On 16th of July 1745 Charles set out for Scotland with two ships, the ‘Du Teillay’ supplied by an Irishman, Anthony Walshe, and the ‘Elizabeth’ a 67 gun frigate provided by another Irishman, Walter Rutledge of Dunkirk. The ‘Elizabeth’ carried 70C men, 1,500 muskets, 1,300 mounted broadswords, etc. On board the ‘Du Teillay’ with Charles were: William Murray, 2nd Duke of Atholl in Scotland; Colonel Francis Strickland, an Englishman; Aeneas Mac Donald, the Expedition’s banker, and four Irishmen: Sir Thomas Sheridan, a veteran of the Boyne and one time tutor to Prince Charles, and then over 70 years old; George Kelly; Sir John Mac-Donald; Colonel John O’Sullivan of Cappanacuss.

After a few days at sea, the ‘Elizabeth’ had to return to Brest having been attacked and badly damaged by H.M.S. ‘Lion’ and her Captain killed. So Charles was without men, arms and ammunition.

The ‘Du Teillay’ landed 24th of July on the West Coast of Scotland at Loch na nUamh, where the Clansmen gave Charles no great welcome and all but O’Sullivan and Anthony Walshe urged him to return to France. Soon, however, the MacDonalds, Stewarts, MacLeods, Camerons and many other Clans rallied to him, and the British Government placed a price of £30,000 on his head. O’Sullivan was the second most wanted man in Scotland. Charles retaliated by putting a price of £30 on the head of King George II but his advisers urged him to raise the sum to equal what was offered for his own capture. By September, Charles was on the road to Edinburgh, with 5,000 foot soldiers and 500 horse under two Lieutenant Generals: Lord George Murray and the Duke of Perth. John O’Sullivan was appointed Quartermaster General to the army.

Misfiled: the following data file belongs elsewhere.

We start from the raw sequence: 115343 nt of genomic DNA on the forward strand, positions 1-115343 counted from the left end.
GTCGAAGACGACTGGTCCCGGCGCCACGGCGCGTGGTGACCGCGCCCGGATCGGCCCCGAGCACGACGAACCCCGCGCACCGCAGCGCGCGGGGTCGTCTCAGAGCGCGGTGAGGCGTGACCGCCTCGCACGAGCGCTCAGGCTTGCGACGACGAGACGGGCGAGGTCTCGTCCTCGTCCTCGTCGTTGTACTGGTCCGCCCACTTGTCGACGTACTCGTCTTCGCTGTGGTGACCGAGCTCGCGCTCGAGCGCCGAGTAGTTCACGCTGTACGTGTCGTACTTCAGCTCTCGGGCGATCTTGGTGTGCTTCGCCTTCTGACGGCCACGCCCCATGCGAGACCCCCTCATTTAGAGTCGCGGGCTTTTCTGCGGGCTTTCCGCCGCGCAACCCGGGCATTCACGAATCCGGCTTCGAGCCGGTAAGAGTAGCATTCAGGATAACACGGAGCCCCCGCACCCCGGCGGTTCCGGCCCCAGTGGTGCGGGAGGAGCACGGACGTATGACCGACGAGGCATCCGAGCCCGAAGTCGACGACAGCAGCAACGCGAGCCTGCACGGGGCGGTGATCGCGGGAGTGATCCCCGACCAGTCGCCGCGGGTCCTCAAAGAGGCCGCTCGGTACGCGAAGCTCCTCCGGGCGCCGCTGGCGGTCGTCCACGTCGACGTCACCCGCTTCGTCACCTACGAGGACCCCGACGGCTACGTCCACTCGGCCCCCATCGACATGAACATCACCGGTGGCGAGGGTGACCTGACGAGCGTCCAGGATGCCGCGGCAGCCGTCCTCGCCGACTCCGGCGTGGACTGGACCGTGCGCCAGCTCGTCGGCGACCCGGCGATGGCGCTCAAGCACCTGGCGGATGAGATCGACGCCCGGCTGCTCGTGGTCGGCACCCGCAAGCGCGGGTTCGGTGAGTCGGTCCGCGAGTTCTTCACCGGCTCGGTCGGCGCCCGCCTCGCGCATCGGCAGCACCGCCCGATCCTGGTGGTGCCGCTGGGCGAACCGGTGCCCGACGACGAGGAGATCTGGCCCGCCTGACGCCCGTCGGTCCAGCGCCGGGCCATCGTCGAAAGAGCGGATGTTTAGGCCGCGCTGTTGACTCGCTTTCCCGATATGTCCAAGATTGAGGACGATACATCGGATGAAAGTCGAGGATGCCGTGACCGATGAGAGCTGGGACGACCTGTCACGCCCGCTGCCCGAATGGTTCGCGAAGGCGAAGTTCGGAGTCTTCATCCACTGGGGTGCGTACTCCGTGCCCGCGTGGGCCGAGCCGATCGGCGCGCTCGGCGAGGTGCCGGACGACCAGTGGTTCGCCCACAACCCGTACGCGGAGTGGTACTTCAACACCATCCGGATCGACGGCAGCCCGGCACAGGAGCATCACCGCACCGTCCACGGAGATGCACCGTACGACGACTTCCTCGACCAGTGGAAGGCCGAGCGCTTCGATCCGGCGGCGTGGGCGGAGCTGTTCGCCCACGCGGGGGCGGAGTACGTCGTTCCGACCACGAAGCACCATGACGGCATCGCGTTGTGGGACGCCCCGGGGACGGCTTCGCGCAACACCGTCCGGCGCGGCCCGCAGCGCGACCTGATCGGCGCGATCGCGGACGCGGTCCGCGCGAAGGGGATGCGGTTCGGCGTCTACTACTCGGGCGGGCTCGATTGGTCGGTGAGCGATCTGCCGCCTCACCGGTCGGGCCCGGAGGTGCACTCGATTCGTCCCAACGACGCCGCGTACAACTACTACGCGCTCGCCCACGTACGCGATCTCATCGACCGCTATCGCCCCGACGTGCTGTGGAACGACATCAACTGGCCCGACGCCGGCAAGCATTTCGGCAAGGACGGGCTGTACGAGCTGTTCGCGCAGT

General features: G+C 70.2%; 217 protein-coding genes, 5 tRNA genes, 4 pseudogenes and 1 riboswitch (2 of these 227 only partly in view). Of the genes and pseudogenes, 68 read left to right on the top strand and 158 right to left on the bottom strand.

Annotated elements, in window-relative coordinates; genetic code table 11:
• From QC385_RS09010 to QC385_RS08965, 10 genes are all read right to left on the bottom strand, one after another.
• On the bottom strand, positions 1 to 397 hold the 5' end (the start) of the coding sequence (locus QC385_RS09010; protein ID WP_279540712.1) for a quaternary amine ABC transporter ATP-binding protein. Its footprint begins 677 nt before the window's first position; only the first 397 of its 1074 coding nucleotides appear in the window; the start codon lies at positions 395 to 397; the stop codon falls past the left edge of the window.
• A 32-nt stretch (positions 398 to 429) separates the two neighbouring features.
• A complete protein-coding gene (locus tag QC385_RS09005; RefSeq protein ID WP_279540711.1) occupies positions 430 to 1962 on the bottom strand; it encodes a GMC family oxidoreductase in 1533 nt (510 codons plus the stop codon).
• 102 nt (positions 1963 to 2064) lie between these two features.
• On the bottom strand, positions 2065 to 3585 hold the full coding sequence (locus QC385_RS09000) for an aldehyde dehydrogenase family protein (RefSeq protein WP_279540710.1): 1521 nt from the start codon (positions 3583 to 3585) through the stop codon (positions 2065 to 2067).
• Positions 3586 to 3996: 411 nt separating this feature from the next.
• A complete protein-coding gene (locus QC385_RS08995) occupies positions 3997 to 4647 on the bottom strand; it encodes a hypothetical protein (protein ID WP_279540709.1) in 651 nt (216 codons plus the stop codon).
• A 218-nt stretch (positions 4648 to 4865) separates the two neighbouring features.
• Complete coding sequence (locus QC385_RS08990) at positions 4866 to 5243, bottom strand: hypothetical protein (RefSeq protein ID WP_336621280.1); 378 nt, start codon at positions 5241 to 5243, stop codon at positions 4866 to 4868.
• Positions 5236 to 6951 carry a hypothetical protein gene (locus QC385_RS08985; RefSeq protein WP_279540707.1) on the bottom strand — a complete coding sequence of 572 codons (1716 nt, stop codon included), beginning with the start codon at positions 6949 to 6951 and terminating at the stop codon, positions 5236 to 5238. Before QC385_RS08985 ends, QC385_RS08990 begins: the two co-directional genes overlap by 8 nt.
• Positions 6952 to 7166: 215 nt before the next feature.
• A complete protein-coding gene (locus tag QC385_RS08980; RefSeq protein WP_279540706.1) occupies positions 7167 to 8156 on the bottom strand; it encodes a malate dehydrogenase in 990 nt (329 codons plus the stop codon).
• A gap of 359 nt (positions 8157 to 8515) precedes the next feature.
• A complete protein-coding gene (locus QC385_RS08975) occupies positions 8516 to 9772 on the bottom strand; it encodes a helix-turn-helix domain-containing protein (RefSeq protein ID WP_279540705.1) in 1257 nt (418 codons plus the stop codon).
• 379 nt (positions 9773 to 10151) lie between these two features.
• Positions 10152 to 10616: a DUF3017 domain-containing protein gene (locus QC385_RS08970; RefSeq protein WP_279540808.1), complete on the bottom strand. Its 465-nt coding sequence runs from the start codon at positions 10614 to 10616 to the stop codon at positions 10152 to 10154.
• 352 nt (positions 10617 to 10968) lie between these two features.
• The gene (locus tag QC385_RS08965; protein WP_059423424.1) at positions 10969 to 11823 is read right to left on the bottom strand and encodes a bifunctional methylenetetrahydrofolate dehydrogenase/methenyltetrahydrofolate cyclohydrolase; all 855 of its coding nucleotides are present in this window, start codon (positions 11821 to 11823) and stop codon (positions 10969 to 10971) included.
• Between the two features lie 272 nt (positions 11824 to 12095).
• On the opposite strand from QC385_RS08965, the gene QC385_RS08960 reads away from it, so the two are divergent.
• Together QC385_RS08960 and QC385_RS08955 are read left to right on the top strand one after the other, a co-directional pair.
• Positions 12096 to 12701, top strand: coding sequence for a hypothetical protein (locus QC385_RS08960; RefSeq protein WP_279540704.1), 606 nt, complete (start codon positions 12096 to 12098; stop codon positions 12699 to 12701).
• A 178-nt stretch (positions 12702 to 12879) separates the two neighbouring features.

O’Sullivan and Donald Cameron of Lochiel with eight or nine hundred Highlanders captured Edinburgh and Charles was declared Regent and his father declared King James III of England and VIII of Scotland. Of O’Sullivan, a contemporary English view states “to the abilities of this man we may justly attribute the success with which a handful of Banditti have so long been able to overcome and plunder a large part uf this opulent and powerful nation.”

Not content with taking Scotland, Charles and his “Banditti” swept down into England as far as Derby. The aforementioned memoir of 1748 says: “to the abilities of this gentleman (O’Sullivan) we are chiefly to attribute the success with which the inexperienced Charles with a handful of raw Highlanders so long maintained a sharp, and for some time, a doubtful, dispute (conflict) with the whole force of his Britannic Majesty, by which he so surprisingly over ran and as far as he pleased plundered not only the major part of the Kingdom of Scotland but also a great part of England itself.”